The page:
/ Press Release / AAFA’s 2022 Allergy Capitals™ Report Identifies the Most Challenging Cities for Spring and Fall Allergies

AAFA’s 2022 Allergy Capitals™ Report Identifies the Most Challenging Cities for Spring and Fall Allergies

Mar 2, 2022 | Press Release

Scranton, Pennsylvania ranked most challenging city in the U.S. for pollen allergies for the second year in a row

Washington, D.C., March 2, 2022 –Today, the Asthma and Allergy Foundation of America (AAFA) released its annual Allergy CapitalsTM report for 2022. The report identifies the most challenging cities for spring and fall allergies in the top 100 metropolitan areas in the continental United States. Cities are ranked based on spring and fall pollen scores, over-the- counter medicine use, and availability of board-certified allergists/immunologists.

For the second year in a row, Scranton, Pennsylvania, takes the top spot based on its high spring and fall pollen scores and lower-than-average number of allergy/immunology specialists per patient.

The top 20 Allergy CapitalsTM for 2022 are:

1. Scranton, PA
2. Wichita, KS
3. McAllen, TX
4. Richmond, VA
5. San Antonio, TX
6. Oklahoma City, OK
7. Hartford, CT

8. Buffalo, NY
9. New Haven, CT
10. Albany, NY
11. Bridgeport, CT
12. Springfield, MA
13. Dayton, OH
14. Columbia, SC

15. El Paso, TX
16. Syracuse, NY
17. Des Moines, IA
18. Miami, FL
19. Memphis, TN
20. Las Vegas, NV

See the full 100-city ranking at The report lists overall annual rankings and seasonal comparison for spring and fall.

AAFA began identifying annual Allergy CapitalsTM in 2003. Since that first report, seasonal allergies have worsened. Climate change has caused the growing seasons to get longer and warmer, leading to higher pollen counts in both spring and fall. The warmer temperatures also get trapped in urban areas, which impacts air pollution. Urban areas are also often designed to have wind-pollinating trees instead of fruiting (or insect-pollinating) trees.

“Climate change is a public health emergency. More than 24 million people in the U.S. have seasonal allergic rhinitis which is most often caused by pollen allergies,” says Kenneth Mendez, CEO and president of AAFA. “If we don’t slow down the warming temperatures, pollen production will only intensify. This means symptoms could worsen as climate change continues to evolve.”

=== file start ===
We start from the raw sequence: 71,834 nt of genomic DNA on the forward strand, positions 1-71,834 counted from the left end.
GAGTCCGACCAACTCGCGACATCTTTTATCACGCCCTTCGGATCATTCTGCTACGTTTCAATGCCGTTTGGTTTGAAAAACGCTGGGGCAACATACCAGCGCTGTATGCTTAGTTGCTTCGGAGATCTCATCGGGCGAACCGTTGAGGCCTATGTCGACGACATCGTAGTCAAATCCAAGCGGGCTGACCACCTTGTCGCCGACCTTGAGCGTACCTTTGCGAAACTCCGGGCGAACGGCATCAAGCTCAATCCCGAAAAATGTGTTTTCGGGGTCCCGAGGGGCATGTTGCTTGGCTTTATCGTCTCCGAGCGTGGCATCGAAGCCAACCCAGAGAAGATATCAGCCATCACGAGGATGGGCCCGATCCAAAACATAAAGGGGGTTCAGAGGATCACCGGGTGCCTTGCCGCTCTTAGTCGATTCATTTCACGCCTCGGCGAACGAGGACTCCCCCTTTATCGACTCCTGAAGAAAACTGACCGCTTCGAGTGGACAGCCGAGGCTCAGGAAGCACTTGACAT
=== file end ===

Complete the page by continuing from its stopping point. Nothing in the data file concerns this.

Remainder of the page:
Allergies can also trigger asthma episodes or attacks. Around 60-80% of the 25 million people in the U.S. with asthma have allergic asthma. “We see spikes in emergency room visits that coincide with spikes in pollen seasons,” continues Mendez. “Around 3,600 people per year die from asthma, so it is important to address and manage asthma and allergy triggers where you live.”

Black, Hispanic, and Indigenous populations bear the disproportionate burden of air pollution, asthma, allergies, and climate change. This is the result of long history of housing policies in the U.S. that discriminate against these groups. These policies have pushed people of color to live in undesirable neighborhoods with greater environmental and social risks. As a result of systemic racism in U.S. policies, governance, and culture, racial and ethnic minority populations are more vulnerable to the health impacts of climate change.

“AAFA’s Allergy CapitalsTM report helps raise awareness of the impact of pollen and climate change on individual and community health,” says Melanie Carver, chief mission officer of AAFA. “While there are steps individuals can take to manage their allergies, we need communities to improve their city planning and take action on health disparities impacting higher risk populations.”

For people who are impacted by pollen allergies, there are options available to prevent or treat allergy symptoms.

“Schedule an appointment with your allergist to work on a treatment plan together after reviewing your symptoms and considering allergy testing. These measures will help identify specific therapies to help reduce allergy symptoms and to improve your quality of life,” says Dr. John James, medical specialist and spokesperson for AAFA. “There are many options available, including environmental controls and medical treatments, to treat pollen allergies.”

For tips on how to manage your pollen allergies, go to

Press Contact:
Kimberly Rafferty
Asthma and Allergy Foundation of America (AAFA)
About AAFA

Founded in 1953, AAFA is the oldest and largest non-profit patient organization dedicated to saving lives and reducing the burden of disease for people with asthma, allergies and related conditions through research, education, advocacy and support. AAFA offers extensive support for individuals and families affected by asthma and allergic diseases, such as food allergies and atopic dermatitis (eczema). Through its online patient support communities, network of local chapters and affiliated support groups, AAFA empowers patients and their families by providing practical, evidence-based information and community programs and services. AAFA is the only asthma and allergy patient advocacy group that is certified to meet the standards of excellence set by the National Health Council. For more information, visit: